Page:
BAGHDAD, March 19 (UPI) -- With U.S. forces gone from Iraq, Baghdad has banned foreign security contractors, long abhorred by Iraqis, from the 12 major oil fields being developed by international companies, mainly in the south.
But the government may find that hard to enforce.
Iraq's military and security forces, still being trained by Americans, have shown themselves incapable of maintaining stability and protecting these vital and vulnerable facilities amid a surge in political violence since the U.S. withdrawal was completed Dec. 18.
The order by Iraq's Oil Ministry was issued Feb. 29 and signed by Director General Faisal Walid. The contractors, the ministry declared, will be replaced by Iraq's Oil Police who "will provide the necessary protection."
Whether the 31,000-strong U.S.-trained force is capable of shielding Iraq's vast oil and gas infrastructure, that includes 4,500 miles of pipelines which Baghdad is expanding under a $50 billion upgrade program, remains to be seen.
The ban reflects a wider drive by Prime Minister Nouri al-Maliki's Shiite-dominated government to impose tough restrictions on the tens of thousands of private security personnel who remain in Iraq, and eventually to throw them all out.
In February, the government introduced a parliamentary bill aimed at limiting the number of foreign security contractors operating in Iraq. These companies using heavily armed mercenaries, most of them ex-military men, have a reputation in Iraq for reckless operations in which innocent civilians have been killed and with few of the perpetrators being brought to justice.
The companies, operating with U.S. sanction, have operated with little oversight or accountability. Many of the foreign mercenaries are also hostile toward Iraqis generally.
The most notorious incident involving private military companies was the killing of 17 civilians in Baghdad's Nisour Square by men from Blackwater Worldwide Sept. 16, 2007.
The legal case against six -- later five -- individual Blackwater employees connected with the incident was ultimately dismissed, which incensed many Iraqis.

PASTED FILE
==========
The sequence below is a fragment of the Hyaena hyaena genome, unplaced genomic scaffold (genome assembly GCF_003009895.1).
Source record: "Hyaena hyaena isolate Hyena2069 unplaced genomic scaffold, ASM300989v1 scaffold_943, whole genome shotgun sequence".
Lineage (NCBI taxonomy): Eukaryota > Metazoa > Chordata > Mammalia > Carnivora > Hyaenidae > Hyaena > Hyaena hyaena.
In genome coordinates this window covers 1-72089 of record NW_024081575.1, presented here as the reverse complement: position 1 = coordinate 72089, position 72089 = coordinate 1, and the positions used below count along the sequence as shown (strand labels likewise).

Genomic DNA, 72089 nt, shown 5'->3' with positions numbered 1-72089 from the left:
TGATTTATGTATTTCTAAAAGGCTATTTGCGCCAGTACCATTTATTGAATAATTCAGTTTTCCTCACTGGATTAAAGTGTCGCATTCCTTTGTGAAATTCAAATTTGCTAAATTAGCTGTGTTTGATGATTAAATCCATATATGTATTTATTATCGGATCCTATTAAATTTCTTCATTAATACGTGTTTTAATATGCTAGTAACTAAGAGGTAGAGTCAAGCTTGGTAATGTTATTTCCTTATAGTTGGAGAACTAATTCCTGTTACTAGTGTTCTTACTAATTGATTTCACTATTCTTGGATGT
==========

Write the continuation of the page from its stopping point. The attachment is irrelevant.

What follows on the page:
"The company changed its name to Xe -- then, later, ACADEMI -- to distance itself from its troubles in Iraq. While the company no longer has a license from the Iraqi government to operate there, many of its former employees, now with other firms, still work in-country.
"The U.S. has now left Iraq," the Middle East Economic Digest reported," but the legacy of the private security firms remains.
"Baghdad's security woes have been described as a competition for legitimacy.
"If the government lets armed contractors operate on its soil without accountability, it cannot claim to be legitimate and will not be viewed as such by the locals," MEED observed.
The dismissal of the case against Blackwater in 2010 is a painful reminder of this … Whether the Oil Ministry can push through with plans to remove all foreign security firms from its oil fields is a different issue …
"The Oil Police, who are expected to take over the job of providing security, are still relatively young and largely untested.
"The foreign oil firms who employ private contractors to protect their assets may yet have enough leverage to keep hiring them for now."
Some of the 109 security companies registered in Iraq say they're already having problems, such as security operating permits and obtaining visas for foreign employees. These, officials say, are just part of what they see as a government drive to impose administrative roadblocks to make things difficult for foreign contractors.
Most of them are U.S., British or European firms that employ in excess of 36,000 personnel, more than half of them foreigners.
Western oilmen say that if these operatives were forced out of Iraq, it would leave the oil fields and their widespread infrastructure, widely attacked during the post-2003 invasion fighting, highly vulnerable to attack by insurgents.
This at a time when Baghdad wants to quadruple production to around 12 million barrels per day from the current level of 3 million bpd. Iraq cannot achieve this without the score of oil majors that have signed 20-year production contracts with Baghdad since 2009. The government's whole reconstruction program depends on oil revenues.
Maliki appears to be seeking to set himself up as dictator controlling a high centralized power structure. To achieve that he will need to develop Iraq's vast energy wealth.
And to do that, he'll need to keep the foreign oil companies sweet because they're the ones providing the investment capital and the advanced technologies that will make it happen.